There was once a law firm which had a particular department which experienced some turn-over in its associates. Lots of turn-over, actually.
The department in question was headed by a lawyer with a ‘strong personality.’ I am not qualified to give a psychological diagnosis of this lawyer, but if I were, I would probably say that this person was a narcissist. If I was being nice.
I have been keeping tabs on the associates who left the narcissist’s department, and I see some pretty accomplished folks. I have it on good authority that few of these lawyers refer work back to the firm, although some of them are well situated to do that.
Why would that be, you may ask? Well, probably because the department head had to prove to all of their colleagues that the departures were not their fault. So, this person bad-mouthed the departing lawyers. Everyone in the firm was told how awful each departing person was. The lawyer leaving was always lazy or incompetent or lacked initiative. Since the departing person was always more popular among the associates than the narcissist, word always got back to them.
I can think of one exception. In that case, the departing lawyer became in-house counsel to a huge corporation. Having many friends at her old firm and after many years of not referring any work to her prior firm, she eventually relented on the strict condition that her former supervisor could not go anywhere near any of her files. But, for the most part, the departing lawyers simply cut ties with their former firm.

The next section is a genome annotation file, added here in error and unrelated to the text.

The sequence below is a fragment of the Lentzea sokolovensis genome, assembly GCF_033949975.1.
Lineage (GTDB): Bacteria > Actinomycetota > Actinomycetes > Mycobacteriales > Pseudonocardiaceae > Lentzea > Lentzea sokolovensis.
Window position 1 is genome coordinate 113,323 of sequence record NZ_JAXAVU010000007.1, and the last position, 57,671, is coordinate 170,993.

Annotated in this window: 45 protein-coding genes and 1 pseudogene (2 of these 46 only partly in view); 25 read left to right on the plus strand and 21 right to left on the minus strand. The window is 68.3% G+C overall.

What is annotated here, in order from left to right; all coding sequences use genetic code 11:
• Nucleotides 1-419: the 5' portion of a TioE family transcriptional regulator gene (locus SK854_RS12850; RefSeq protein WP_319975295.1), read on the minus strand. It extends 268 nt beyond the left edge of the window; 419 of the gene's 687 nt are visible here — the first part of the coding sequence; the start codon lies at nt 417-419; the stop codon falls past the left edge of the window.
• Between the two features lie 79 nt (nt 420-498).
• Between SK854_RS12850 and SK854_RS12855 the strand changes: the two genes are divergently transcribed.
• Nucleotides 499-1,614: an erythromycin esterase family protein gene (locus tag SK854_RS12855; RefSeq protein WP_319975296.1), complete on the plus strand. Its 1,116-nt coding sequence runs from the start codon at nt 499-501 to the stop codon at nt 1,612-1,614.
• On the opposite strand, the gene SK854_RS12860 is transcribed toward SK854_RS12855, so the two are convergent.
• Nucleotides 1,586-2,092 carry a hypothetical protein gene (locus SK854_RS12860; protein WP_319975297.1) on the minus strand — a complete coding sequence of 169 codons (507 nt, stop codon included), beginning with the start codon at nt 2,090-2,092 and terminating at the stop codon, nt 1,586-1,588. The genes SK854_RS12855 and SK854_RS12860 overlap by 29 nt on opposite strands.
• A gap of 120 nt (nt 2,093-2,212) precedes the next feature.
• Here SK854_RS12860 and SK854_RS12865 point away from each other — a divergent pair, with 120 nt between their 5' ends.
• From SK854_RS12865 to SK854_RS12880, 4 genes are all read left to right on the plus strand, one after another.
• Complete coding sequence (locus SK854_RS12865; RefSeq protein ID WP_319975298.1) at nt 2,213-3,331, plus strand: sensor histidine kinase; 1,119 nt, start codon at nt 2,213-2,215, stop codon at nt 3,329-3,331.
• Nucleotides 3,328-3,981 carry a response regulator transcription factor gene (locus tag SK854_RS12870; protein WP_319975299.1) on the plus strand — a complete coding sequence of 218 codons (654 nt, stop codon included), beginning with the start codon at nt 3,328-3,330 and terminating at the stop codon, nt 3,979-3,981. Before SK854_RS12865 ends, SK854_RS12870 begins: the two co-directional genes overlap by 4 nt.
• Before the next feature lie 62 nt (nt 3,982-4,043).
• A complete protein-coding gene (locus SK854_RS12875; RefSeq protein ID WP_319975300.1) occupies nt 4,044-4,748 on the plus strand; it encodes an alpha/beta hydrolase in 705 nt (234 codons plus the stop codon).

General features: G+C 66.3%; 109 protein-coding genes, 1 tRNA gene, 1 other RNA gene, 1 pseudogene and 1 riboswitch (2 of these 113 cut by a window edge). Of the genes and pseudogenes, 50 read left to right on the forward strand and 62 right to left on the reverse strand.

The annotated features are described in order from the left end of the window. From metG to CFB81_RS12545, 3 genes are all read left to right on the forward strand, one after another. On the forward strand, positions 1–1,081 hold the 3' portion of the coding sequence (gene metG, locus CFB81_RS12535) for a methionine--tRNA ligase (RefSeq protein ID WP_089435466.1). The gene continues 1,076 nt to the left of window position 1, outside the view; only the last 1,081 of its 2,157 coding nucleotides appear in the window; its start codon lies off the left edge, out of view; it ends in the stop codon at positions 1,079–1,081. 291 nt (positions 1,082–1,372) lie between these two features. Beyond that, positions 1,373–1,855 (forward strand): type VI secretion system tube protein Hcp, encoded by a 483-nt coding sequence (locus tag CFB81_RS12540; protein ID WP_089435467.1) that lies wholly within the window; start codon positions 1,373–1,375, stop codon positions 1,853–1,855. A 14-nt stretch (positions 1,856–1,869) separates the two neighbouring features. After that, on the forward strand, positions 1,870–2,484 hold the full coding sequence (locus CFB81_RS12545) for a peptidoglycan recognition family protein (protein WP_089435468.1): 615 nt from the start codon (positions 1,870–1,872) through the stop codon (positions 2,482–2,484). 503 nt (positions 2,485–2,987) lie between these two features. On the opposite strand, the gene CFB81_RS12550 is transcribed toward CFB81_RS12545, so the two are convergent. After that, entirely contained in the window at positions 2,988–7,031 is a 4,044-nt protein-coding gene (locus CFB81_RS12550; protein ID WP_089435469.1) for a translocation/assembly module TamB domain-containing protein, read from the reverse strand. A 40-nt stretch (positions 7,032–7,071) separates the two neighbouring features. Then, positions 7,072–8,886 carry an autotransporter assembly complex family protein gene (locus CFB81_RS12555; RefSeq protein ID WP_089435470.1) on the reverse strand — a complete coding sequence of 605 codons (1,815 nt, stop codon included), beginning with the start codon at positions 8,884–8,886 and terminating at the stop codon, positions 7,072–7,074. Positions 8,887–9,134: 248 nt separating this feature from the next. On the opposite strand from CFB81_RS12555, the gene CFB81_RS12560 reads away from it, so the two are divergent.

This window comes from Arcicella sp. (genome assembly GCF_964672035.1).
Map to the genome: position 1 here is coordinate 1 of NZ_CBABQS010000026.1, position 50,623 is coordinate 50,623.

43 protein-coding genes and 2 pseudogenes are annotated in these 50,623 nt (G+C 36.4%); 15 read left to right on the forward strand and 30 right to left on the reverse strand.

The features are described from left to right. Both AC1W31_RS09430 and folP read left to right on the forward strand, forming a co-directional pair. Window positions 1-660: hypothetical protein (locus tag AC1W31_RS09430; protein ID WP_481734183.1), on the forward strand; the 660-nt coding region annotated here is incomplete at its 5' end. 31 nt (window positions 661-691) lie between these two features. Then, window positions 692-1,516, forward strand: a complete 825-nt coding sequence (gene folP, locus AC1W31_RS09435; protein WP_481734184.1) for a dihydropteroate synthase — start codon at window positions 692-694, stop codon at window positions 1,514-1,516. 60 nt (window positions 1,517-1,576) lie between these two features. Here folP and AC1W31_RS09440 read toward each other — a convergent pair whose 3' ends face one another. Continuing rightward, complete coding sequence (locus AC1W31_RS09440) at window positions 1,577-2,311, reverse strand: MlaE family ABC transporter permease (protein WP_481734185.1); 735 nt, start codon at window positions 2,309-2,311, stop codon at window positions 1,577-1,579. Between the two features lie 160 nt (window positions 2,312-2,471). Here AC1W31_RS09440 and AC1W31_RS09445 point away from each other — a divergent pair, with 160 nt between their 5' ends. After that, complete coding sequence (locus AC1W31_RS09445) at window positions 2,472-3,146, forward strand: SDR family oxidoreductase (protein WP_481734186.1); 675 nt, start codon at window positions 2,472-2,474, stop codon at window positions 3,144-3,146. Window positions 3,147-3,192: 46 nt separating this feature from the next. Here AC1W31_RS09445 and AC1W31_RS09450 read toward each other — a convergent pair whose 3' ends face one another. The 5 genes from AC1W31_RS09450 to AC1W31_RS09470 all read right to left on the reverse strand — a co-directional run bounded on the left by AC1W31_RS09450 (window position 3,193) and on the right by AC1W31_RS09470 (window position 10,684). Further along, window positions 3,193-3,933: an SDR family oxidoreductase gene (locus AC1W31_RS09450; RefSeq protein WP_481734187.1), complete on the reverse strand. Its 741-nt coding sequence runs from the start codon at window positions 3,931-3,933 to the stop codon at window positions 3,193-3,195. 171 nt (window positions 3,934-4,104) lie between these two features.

As you can imagine, the firm in question was frequently in the market for associates in this particular department. Finding new recruits became more and more difficult as the years went by, because word had spread that working in this department was unpleasant. Client service was affected. Turn-over costs were incurred. Good people were lost. But still, the firm could not or would not reign in this department head, redirect their career path or even impose a financial penalty. I am sure that many of you can guess the reason for that. Strong personal billings.
Law firms tend to be like that. People with strong billings can get away with a lot of stuff. Lawyers tend to be good at recognizing revenues and poor at identifying the costs that sometimes come with that revenue.
Now someone with a sophisticated business background might think that this story does not hold water. Surely a department head would not be well compensated when the net revenue of the department as a whole is suffering from the chaos of constant departures. And certainly the cost of the turn-over would be figured into the compensation calculation. But sadly, no. Real businesses compensate department heads based on the success of the groups which they lead. Law firms tend to compensate people based on their personal production and client origination credits. They often award the title and responsibilities of ‘practice group leader’ to individuals who are personally productive as opposed to choosing people who are good leaders.
There is much talk about the legal profession being ripe for disruption. Long overdue would be a simple idea: Run it like a damn business!